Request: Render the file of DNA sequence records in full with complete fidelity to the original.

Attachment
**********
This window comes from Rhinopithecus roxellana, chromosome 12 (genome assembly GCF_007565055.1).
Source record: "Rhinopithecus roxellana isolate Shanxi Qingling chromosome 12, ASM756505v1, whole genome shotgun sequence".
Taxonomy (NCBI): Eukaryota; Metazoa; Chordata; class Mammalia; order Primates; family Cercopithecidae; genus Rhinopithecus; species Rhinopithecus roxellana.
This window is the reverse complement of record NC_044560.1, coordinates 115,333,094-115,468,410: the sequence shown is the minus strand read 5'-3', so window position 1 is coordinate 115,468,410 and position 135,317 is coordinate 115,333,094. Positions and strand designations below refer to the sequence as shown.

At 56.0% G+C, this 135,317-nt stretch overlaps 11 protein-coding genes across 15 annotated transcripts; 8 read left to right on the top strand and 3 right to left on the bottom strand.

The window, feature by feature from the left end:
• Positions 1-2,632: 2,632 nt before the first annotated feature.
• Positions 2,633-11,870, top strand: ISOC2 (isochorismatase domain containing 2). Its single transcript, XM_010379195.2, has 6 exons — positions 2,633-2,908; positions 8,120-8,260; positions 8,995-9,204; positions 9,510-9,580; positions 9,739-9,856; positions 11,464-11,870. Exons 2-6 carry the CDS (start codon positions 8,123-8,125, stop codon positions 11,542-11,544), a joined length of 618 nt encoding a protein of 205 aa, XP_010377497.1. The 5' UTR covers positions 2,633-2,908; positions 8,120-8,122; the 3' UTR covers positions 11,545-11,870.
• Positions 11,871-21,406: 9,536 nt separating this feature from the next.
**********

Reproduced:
This window comes from Rhinopithecus roxellana, chromosome 12 (genome assembly GCF_007565055.1).
Source record: "Rhinopithecus roxellana isolate Shanxi Qingling chromosome 12, ASM756505v1, whole genome shotgun sequence".
Taxonomy (NCBI): Eukaryota; Metazoa; Chordata; class Mammalia; order Primates; family Cercopithecidae; genus Rhinopithecus; species Rhinopithecus roxellana.
This window is the reverse complement of record NC_044560.1, coordinates 115,333,094-115,468,410: the sequence shown is the minus strand read 5'-3', so window position 1 is coordinate 115,468,410 and position 135,317 is coordinate 115,333,094. Positions and strand designations below refer to the sequence as shown.

At 56.0% G+C, this 135,317-nt stretch overlaps 11 protein-coding genes across 15 annotated transcripts; 8 read left to right on the top strand and 3 right to left on the bottom strand.

The window, feature by feature from the left end:
• Positions 1-2,632: 2,632 nt before the first annotated feature.
• Positions 2,633-11,870, top strand: ISOC2 (isochorismatase domain containing 2). Its single transcript, XM_010379195.2, has 6 exons — positions 2,633-2,908; positions 8,120-8,260; positions 8,995-9,204; positions 9,510-9,580; positions 9,739-9,856; positions 11,464-11,870. Exons 2-6 carry the CDS (start codon positions 8,123-8,125, stop codon positions 11,542-11,544), a joined length of 618 nt encoding a protein of 205 aa, XP_010377497.1. The 5' UTR covers positions 2,633-2,908; positions 8,120-8,122; the 3' UTR covers positions 11,545-11,870.
• Positions 11,871-21,406: 9,536 nt separating this feature from the next.